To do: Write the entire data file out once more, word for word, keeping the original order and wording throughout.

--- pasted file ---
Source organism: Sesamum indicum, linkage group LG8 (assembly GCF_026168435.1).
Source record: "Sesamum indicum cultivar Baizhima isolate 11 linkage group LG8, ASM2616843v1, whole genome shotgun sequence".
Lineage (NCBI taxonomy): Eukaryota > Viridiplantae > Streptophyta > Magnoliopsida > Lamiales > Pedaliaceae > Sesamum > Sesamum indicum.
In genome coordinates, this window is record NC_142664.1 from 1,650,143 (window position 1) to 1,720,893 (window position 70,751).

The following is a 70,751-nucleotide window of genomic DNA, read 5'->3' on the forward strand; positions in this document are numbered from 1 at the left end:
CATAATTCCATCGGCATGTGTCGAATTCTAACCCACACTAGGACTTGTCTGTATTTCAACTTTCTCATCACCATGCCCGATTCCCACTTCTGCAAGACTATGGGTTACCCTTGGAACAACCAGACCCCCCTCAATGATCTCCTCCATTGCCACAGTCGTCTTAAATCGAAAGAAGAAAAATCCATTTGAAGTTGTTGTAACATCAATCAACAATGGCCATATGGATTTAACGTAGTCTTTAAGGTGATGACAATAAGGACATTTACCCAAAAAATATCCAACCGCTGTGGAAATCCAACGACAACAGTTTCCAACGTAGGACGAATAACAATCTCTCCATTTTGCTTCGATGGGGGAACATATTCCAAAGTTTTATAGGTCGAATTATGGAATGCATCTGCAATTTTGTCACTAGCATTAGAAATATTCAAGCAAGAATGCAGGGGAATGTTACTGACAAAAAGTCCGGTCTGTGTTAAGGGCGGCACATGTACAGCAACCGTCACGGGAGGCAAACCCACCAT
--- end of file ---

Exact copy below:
Source organism: Sesamum indicum, linkage group LG8 (assembly GCF_026168435.1).
Source record: "Sesamum indicum cultivar Baizhima isolate 11 linkage group LG8, ASM2616843v1, whole genome shotgun sequence".
Lineage (NCBI taxonomy): Eukaryota > Viridiplantae > Streptophyta > Magnoliopsida > Lamiales > Pedaliaceae > Sesamum > Sesamum indicum.
In genome coordinates, this window is record NC_142664.1 from 1,650,143 (window position 1) to 1,720,893 (window position 70,751).

The following is a 70,751-nucleotide window of genomic DNA, read 5'->3' on the forward strand; positions in this document are numbered from 1 at the left end:
CATAATTCCATCGGCATGTGTCGAATTCTAACCCACACTAGGACTTGTCTGTATTTCAACTTTCTCATCACCATGCCCGATTCCCACTTCTGCAAGACTATGGGTTACCCTTGGAACAACCAGACCCCCCTCAATGATCTCCTCCATTGCCACAGTCGTCTTAAATCGAAAGAAGAAAAATCCATTTGAAGTTGTTGTAACATCAATCAACAATGGCCATATGGATTTAACGTAGTCTTTAAGGTGATGACAATAAGGACATTTACCCAAAAAATATCCAACCGCTGTGGAAATCCAACGACAACAGTTTCCAACGTAGGACGAATAACAATCTCTCCATTTTGCTTCGATGGGGGAACATATTCCAAAGTTTTATAGGTCGAATTATGGAATGCATCTGCAATTTTGTCACTAGCATTAGAAATATTCAAGCAAGAATGCAGGGGAATGTTACTGACAAAAAGTCCGGTCTGTGTTAAGGGCGGCACATGTACAGCAACCGTCACGGGAGGCAAACCCACCAT